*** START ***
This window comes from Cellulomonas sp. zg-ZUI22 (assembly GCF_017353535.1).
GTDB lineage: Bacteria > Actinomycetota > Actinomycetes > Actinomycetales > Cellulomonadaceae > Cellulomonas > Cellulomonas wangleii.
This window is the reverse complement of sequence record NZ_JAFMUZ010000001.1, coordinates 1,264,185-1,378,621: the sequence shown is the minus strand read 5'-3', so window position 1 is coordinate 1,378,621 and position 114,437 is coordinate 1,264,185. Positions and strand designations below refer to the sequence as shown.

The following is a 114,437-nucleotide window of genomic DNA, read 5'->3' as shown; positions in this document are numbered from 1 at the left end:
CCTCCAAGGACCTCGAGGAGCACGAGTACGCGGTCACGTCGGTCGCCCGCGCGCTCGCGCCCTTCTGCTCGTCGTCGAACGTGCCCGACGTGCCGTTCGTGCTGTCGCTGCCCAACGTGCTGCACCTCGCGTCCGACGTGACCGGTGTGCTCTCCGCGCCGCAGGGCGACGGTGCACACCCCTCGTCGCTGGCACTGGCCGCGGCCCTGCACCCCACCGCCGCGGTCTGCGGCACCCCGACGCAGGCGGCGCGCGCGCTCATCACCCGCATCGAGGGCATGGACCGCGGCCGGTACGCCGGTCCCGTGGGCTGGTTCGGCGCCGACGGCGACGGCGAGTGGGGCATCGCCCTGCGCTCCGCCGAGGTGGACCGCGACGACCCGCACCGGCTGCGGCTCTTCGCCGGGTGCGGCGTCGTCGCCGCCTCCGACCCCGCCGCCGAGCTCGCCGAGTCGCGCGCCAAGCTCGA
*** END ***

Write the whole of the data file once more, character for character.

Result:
This window comes from Cellulomonas sp. zg-ZUI22 (assembly GCF_017353535.1).
GTDB lineage: Bacteria > Actinomycetota > Actinomycetes > Actinomycetales > Cellulomonadaceae > Cellulomonas > Cellulomonas wangleii.
This window is the reverse complement of sequence record NZ_JAFMUZ010000001.1, coordinates 1,264,185-1,378,621: the sequence shown is the minus strand read 5'-3', so window position 1 is coordinate 1,378,621 and position 114,437 is coordinate 1,264,185. Positions and strand designations below refer to the sequence as shown.

The following is a 114,437-nucleotide window of genomic DNA, read 5'->3' as shown; positions in this document are numbered from 1 at the left end:
CCTCCAAGGACCTCGAGGAGCACGAGTACGCGGTCACGTCGGTCGCCCGCGCGCTCGCGCCCTTCTGCTCGTCGTCGAACGTGCCCGACGTGCCGTTCGTGCTGTCGCTGCCCAACGTGCTGCACCTCGCGTCCGACGTGACCGGTGTGCTCTCCGCGCCGCAGGGCGACGGTGCACACCCCTCGTCGCTGGCACTGGCCGCGGCCCTGCACCCCACCGCCGCGGTCTGCGGCACCCCGACGCAGGCGGCGCGCGCGCTCATCACCCGCATCGAGGGCATGGACCGCGGCCGGTACGCCGGTCCCGTGGGCTGGTTCGGCGCCGACGGCGACGGCGAGTGGGGCATCGCCCTGCGCTCCGCCGAGGTGGACCGCGACGACCCGCACCGGCTGCGGCTCTTCGCCGGGTGCGGCGTCGTCGCCGCCTCCGACCCCGCCGCCGAGCTCGCCGAGTCGCGCGCCAAGCTCGA